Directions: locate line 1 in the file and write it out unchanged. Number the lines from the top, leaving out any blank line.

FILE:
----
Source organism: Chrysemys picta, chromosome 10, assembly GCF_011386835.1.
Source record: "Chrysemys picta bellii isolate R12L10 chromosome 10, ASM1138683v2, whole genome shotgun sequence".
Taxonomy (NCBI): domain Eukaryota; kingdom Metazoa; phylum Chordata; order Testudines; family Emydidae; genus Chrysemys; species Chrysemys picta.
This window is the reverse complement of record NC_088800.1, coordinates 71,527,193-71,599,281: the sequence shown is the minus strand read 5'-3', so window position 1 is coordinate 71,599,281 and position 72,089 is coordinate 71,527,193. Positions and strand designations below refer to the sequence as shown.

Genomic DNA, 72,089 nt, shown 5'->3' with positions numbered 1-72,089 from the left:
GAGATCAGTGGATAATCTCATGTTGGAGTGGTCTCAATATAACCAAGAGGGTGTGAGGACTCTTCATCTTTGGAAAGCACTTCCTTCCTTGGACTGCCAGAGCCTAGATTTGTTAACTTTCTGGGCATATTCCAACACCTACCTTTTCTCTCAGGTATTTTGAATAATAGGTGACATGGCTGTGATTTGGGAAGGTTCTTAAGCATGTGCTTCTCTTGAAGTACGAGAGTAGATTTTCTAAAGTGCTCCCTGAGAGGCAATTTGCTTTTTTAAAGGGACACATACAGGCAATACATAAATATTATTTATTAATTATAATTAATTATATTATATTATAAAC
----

Source organism: Chrysemys picta, chromosome 10, assembly GCF_011386835.1.